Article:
First Person is a series of interviews with the first authors of a selection of papers published in Disease Models & Mechanisms, helping early-career researchers promote themselves alongside their papers. Amélie Bacle is first author on ‘A comprehensive study of phospholipid fatty acid rearrangements in metabolic syndrome: correlations with organ dysfunction’, published in DMM. Amélie conducted the research described in this article while a postdoc in Thierry Ferreira’s lab at Université de Poitiers, Poitiers, France, where she investigated lipid membranes, their composition, and the link between their properties, cellular processes and diseases, using computational techniques such as molecular modelization. She is now working in a private company developing health care applications.
How would you explain the main findings of your paper to non-scientific family and friends?
First, we must keep in mind that our diet constitutes an important source of fats, and more specifically of fatty acids, which are essential for the good functioning of our organs. Depending on their origin (animal or vegetal sources), these fatty acids can either be saturated or unsaturated. It has been known for more than 50 years that the Western diet, which is enriched in saturated fatty acids, is related to a cluster of metabolic diseases known as metabolic syndrome. Metabolic syndrome includes a wide range of pathologies, such as type 2 diabetes, cardiovascular disorders and hepatic steatosis.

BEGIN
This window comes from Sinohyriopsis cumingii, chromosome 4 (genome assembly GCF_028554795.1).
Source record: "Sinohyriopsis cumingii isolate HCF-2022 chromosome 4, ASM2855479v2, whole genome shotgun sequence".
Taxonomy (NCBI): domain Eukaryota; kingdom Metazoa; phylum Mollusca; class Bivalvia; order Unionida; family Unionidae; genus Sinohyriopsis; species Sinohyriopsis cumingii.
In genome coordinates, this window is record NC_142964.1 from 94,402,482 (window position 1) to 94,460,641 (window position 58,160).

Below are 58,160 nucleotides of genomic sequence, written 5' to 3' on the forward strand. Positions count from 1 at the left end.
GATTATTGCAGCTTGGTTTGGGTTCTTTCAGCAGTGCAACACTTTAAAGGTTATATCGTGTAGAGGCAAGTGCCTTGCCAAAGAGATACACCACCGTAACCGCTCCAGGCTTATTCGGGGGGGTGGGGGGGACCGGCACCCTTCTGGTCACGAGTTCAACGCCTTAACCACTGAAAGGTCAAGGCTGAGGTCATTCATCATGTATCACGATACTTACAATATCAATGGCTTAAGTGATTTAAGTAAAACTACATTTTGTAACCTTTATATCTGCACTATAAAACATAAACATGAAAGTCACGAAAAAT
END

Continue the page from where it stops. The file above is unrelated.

Considering this context, we analyzed how fatty acids originating from the diet can distribute within the organs and modulate their function. With this aim, we fed some rats a normal, well-equilibrated diet, and others a diet enriched in saturated fatty acids and sugar, to mimic at best the ‘fast-food’ regimen, which is now spreading worldwide. Then, we analyzed the distribution of these fatty acids within a variety of organs (liver, brain, heart, muscles, etc). In a very surprising way, we were able to show that some organs are much more affected by food intake than others. Some organs appear to be protected from this distribution, such as the cardiovascular system, whereas others are profoundly affected, such as the liver and skeletal muscles. Accordingly, we could also show that the functions of the targeted organs are strongly impacted. Therefore, these data demonstrate that our diet can remodel some of our organs, both in terms of their biochemical composition and function.
What are the potential implications of these results for your field of research?